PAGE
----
camperonhiscomputerbeingfilmed
By Amber Wyatt | Talk to the Camera Instructor and Video Production Assistant
 

Our kids sure love their technology. They’re completely immersed in gadgets that seemed like science fiction only twenty-five years ago. This means that our children need to be even more comfortable with all the components of Information Technology (IT) that will ensure their success later in high school, college and in their careers.

One of the most important IT skills kids want to develop are the visual arts, namely, creating and performing in video content. As the world becomes more interconnected, visual arts skills are going to be in higher demand. Video is now the dominant form of communicating on social media. Just consider these mind-blowing facts:

  • One-third of online activity is spent watching video
  • 92% of mobile video viewers share videos
  • 90% of Twitter video views are on a mobile device
  • Social video generates 1200% more shares than text and images combined
  • 45% of people watch more than an hour of Facebook or YouTube video each week
  • 82% of Twitter users watch video content on Twitter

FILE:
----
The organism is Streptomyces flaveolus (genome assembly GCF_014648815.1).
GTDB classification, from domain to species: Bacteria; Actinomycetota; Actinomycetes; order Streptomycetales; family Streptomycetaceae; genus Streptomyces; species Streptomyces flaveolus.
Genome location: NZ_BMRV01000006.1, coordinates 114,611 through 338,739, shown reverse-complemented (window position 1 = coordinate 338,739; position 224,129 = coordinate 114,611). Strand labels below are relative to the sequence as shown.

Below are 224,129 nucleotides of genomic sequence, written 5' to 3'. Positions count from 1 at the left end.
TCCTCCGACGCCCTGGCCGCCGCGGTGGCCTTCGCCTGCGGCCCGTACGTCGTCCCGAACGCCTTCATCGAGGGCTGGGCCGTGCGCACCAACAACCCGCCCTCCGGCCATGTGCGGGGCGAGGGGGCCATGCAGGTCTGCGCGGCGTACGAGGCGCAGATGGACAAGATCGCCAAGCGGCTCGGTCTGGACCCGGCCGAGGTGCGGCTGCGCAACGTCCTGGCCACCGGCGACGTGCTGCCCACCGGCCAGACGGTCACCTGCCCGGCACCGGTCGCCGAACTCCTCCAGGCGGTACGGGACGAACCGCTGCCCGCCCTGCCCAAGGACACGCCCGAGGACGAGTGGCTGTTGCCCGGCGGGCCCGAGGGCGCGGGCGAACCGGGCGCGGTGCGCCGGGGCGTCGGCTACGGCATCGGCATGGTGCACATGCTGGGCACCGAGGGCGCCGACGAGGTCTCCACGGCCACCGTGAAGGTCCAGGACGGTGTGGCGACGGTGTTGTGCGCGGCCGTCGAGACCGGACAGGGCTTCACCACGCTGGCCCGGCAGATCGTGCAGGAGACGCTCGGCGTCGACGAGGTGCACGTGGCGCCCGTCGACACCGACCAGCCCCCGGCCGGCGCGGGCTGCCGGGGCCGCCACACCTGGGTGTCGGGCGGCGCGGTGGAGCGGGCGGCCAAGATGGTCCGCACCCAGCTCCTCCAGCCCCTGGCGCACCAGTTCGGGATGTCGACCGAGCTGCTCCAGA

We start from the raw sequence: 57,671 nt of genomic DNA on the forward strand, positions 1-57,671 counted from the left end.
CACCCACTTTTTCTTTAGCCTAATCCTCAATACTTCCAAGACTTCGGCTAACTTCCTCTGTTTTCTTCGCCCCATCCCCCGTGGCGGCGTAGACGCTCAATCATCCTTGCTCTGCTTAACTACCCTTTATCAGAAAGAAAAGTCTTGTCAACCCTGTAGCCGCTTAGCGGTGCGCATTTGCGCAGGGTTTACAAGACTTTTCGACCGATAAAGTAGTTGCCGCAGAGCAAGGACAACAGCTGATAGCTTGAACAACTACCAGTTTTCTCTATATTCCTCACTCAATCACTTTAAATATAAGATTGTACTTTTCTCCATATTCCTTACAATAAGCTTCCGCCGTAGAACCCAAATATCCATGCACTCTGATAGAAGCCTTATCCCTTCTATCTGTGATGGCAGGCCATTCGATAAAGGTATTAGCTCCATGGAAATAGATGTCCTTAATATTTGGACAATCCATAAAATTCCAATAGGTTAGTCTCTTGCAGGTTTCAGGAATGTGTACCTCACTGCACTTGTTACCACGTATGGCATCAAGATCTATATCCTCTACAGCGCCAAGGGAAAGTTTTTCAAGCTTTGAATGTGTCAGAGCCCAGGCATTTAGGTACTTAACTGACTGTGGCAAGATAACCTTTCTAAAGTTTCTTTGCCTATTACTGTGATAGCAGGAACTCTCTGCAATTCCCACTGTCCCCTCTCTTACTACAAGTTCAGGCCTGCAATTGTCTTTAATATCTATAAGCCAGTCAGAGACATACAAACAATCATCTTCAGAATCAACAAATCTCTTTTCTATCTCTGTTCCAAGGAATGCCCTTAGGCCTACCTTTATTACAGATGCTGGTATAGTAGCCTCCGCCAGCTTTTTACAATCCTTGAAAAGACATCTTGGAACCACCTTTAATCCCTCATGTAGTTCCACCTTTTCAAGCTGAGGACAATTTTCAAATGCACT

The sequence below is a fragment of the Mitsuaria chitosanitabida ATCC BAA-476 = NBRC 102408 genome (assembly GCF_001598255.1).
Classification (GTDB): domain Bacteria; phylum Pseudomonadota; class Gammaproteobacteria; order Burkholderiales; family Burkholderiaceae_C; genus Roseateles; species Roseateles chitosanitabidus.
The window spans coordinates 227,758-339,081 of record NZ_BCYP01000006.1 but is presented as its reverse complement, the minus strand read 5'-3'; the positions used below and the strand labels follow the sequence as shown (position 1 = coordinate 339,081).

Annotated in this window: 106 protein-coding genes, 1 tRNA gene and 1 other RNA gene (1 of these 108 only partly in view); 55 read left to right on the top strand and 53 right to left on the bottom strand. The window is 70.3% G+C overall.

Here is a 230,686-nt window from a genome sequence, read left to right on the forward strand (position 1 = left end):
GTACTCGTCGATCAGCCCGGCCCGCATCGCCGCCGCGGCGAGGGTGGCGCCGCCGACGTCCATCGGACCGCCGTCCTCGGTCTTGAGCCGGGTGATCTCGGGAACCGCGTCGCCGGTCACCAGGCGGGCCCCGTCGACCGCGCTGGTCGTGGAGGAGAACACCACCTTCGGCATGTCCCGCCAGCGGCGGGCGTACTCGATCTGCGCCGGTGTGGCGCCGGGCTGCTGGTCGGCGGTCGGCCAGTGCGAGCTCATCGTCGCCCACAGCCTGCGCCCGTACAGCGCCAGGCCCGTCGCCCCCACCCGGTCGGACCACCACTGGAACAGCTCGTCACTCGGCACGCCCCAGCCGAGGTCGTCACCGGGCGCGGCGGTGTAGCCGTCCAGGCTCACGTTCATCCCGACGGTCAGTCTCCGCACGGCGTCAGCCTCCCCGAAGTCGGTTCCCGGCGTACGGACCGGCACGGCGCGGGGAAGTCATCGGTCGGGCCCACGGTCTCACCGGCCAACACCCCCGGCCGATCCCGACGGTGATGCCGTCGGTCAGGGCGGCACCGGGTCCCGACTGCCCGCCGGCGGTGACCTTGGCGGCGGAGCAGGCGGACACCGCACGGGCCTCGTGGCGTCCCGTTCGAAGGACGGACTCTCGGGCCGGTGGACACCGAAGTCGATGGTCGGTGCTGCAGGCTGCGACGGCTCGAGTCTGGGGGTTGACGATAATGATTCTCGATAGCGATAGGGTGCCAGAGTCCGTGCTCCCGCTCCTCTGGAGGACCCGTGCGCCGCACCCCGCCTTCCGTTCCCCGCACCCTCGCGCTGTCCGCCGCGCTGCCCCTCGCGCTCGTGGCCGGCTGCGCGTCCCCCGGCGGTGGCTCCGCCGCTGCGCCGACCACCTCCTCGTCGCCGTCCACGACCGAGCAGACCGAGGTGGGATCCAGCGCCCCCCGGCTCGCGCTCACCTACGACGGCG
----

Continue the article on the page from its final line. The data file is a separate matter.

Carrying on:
• 87% of online marketers use video content

(Statistics courtesy of WordStream https://www.wordstream.com/blog/ws/2017/03/08/video-marketing-statistics)

Given the importance of being “online video literate,” our kids today actually need to know more about this type of IT. While traditional schools want to keep kids off their devices and focused on their books, savvy new after-school programs are now embracing the need for kids to learn better on-camera skills. 

We created Talk To The Camera to teach kids these important on-camera and video skills. Kids want to be actors, directors and filmmakers, and the businesses of the world need young adults who have those skills. While the kids have fun in our classes while learning how to create short films, documentaries and newscasts, they’re also gaining vital skills that will enable them to advance in virtually every career they choose. Companies and brands know that these visual skills are necessary for them to advance their market share and grow, and the kids we teach are years ahead of children who aren’t learning these important IT skills.

For example: one of our mini-movie classes is a campy space monster film called “Slime of the Undead.” While they’re laughing and being silly with goofy space slime, they’re also learning important video communication skills such as project planning, location scouting, rehearsing and working together as a team.

Many YouTube stars have found fame, sponsors and fans that number in the millions before they’re old enough to vote. While we don’t promise any kind of viral video success, we do show our students how to turn the fun of making videos into a huge advantage, and they have a blast while doing it. Children love the world of IT and we need to encourage the right skills so they will continue to advance while enjoying every minute of being a kid.